The B.L.U.E. study was a 6-month randomized, double-blind, placebo-controlled supplementation trial with 48 healthy, young adults with screen time exposure of at least 6 hours daily. Subjects were evaluated at baseline, 3-months and 6-months for MPOD (Macular Pigment Optical Density) and markers of visual performance including contrast sensitivity, photostress recovery and disability glare. Sleep quality, which is affected by blue light exposure, and physical indicators of excessive screen use were also measured. The results show that supplementing with Lutemax 2020 significantly improved macular pigment optical density, visual performance and indicators of excessive screen use, including eye strain and fatigue and headache frequency. Sleep quality also improved significantly.
“At home, work and school your eyes are focused on digital devices for long periods of time. In many cases we spend more time staring into digital screens than sleeping.” said Abhijit Bhattacharya, President, OmniActive Health Technologies Ltd. “Even Children, whose eyes are more susceptible to the harmful effects of blue light, spend almost half their day staring into screens. This study is groundbreaking – the first of its kind. And builds on an impressive body of evidence on Lutemax 2020 and its impact on vision and brain health. The BLUE study has huge implications because it addresses the growing concern of prolonged ‘screen time’ that is happening across all age groups and offers a simple solution to protect the eyes in this digital age.”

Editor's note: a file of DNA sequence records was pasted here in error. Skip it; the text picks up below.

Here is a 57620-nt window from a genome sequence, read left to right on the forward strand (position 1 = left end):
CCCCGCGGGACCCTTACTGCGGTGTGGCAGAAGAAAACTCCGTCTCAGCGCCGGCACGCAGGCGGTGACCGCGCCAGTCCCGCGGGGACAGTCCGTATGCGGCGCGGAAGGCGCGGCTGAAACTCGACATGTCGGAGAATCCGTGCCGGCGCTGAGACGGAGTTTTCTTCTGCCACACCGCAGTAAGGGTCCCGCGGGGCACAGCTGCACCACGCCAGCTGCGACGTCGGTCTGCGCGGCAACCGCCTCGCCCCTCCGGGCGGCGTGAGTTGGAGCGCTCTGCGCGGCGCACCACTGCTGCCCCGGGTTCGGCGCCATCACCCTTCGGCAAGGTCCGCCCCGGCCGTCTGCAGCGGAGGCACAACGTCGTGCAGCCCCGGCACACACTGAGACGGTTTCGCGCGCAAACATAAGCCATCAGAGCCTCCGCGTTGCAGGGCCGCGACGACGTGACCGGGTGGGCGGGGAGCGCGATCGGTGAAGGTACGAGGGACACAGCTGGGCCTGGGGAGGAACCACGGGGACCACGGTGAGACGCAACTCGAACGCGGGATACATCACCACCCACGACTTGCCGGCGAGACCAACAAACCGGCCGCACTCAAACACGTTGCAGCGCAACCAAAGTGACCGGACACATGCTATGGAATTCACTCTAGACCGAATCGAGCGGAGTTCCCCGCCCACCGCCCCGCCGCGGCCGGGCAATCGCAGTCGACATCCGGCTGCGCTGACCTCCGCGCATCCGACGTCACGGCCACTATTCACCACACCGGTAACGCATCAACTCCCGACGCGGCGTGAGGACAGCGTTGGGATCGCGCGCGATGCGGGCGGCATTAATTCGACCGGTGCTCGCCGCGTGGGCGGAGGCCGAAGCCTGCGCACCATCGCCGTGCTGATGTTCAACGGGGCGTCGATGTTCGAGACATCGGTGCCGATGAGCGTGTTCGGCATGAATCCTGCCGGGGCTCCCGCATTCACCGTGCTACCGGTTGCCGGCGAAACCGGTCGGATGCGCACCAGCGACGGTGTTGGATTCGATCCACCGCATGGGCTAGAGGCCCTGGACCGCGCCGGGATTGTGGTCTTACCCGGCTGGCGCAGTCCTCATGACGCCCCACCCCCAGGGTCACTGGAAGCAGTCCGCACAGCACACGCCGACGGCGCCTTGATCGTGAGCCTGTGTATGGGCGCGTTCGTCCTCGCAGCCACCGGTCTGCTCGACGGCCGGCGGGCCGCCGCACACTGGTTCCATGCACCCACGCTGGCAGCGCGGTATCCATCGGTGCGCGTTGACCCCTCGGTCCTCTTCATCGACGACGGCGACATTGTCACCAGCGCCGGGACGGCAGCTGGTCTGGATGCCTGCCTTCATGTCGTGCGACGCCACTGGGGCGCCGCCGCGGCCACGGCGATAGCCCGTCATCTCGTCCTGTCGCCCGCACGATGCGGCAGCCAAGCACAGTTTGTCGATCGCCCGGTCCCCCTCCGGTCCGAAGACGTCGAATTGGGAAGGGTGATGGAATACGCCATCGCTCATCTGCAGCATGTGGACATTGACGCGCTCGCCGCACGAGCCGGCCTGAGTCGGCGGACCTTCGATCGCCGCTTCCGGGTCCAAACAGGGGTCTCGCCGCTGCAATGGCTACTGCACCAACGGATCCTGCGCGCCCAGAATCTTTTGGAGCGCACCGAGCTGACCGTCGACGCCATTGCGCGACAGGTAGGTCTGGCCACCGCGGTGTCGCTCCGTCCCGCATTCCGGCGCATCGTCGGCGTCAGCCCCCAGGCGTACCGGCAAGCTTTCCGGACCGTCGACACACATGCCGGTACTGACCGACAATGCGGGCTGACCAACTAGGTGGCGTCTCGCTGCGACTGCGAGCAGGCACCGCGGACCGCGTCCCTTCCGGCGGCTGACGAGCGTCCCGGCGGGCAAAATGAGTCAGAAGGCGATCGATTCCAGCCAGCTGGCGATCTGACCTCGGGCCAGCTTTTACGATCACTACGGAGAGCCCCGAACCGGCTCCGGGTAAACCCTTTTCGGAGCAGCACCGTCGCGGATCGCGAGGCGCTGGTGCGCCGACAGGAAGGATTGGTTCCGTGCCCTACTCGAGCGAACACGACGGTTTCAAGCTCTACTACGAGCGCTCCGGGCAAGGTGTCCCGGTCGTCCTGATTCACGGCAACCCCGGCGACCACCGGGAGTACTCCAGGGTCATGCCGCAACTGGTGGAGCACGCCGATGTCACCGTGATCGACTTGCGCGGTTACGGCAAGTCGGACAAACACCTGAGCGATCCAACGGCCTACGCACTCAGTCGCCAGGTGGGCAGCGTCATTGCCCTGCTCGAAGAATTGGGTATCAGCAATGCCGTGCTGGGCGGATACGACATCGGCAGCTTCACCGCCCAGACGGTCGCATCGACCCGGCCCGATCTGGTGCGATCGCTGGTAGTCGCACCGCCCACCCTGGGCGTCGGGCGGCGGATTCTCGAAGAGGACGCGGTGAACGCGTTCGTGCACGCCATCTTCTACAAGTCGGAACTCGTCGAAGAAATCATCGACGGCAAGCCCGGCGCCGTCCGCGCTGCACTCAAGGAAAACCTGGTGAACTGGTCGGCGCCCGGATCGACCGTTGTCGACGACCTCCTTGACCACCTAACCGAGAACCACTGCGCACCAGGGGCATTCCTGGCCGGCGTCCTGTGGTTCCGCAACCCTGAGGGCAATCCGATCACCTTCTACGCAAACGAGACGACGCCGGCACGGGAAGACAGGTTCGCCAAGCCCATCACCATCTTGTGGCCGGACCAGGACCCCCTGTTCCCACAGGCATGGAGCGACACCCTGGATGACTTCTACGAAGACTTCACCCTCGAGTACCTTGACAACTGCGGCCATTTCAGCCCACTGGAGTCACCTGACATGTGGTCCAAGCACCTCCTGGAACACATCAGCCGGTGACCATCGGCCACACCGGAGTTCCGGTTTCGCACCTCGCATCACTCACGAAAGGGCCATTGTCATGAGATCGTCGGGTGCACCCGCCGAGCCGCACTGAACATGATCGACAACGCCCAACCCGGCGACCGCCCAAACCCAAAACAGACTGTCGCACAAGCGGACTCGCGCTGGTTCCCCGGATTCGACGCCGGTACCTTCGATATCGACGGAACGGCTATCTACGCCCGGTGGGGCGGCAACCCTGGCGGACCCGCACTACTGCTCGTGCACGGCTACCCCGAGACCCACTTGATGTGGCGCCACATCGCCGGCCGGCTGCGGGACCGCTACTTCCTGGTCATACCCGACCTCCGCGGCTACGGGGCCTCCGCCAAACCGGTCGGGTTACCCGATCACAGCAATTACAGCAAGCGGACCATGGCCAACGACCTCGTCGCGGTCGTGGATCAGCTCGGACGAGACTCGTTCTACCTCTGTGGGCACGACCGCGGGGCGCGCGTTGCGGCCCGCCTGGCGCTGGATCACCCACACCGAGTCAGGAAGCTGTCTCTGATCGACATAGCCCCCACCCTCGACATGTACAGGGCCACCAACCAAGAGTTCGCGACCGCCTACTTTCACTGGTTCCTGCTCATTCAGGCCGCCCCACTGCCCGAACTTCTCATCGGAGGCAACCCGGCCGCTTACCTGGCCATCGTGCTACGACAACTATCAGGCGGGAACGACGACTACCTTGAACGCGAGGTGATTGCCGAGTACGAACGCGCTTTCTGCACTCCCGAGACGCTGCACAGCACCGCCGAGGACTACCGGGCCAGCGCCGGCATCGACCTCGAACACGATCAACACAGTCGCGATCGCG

Public Release: 10-Jul-2017
Neural adaptations could account for differing strength gains despite similar muscle mass
University of Nebraska-Lincoln
A recent study from the University of Nebraska-Lincoln has given new meaning to the concept of brain power by suggesting that physical strength might stem as much from exercising the nervous system as the muscles it controls.
Over the past few years, researchers have found evidence that lifting more repetitions of lighter weight can build muscle mass just as well as fewer reps of heavier weight. Even so, those who train with heavier weight still see greater gains in strength than those who lift lighter loads.
But if strength differs even when muscle mass does not, what explains the disparity?
Nathaniel Jenkins and his colleagues may have uncovered some answers by measuring how the brain and motor neurons – cells that send electrical signals to muscle – adapt to high- vs. low-load weight training. Their study suggests that high-load training better conditions the nervous system to transmit electrical signals from the brain to muscles, increasing the force those muscles can produce to a greater extent than does low-load training.
Muscles contract when they receive electrical signals that originate in the brain’s neuron-rich motor cortex. Those signals descend from the cortex to the spinal tract, speeding through the spine while jumping to other motor neurons that then excite muscle fibers.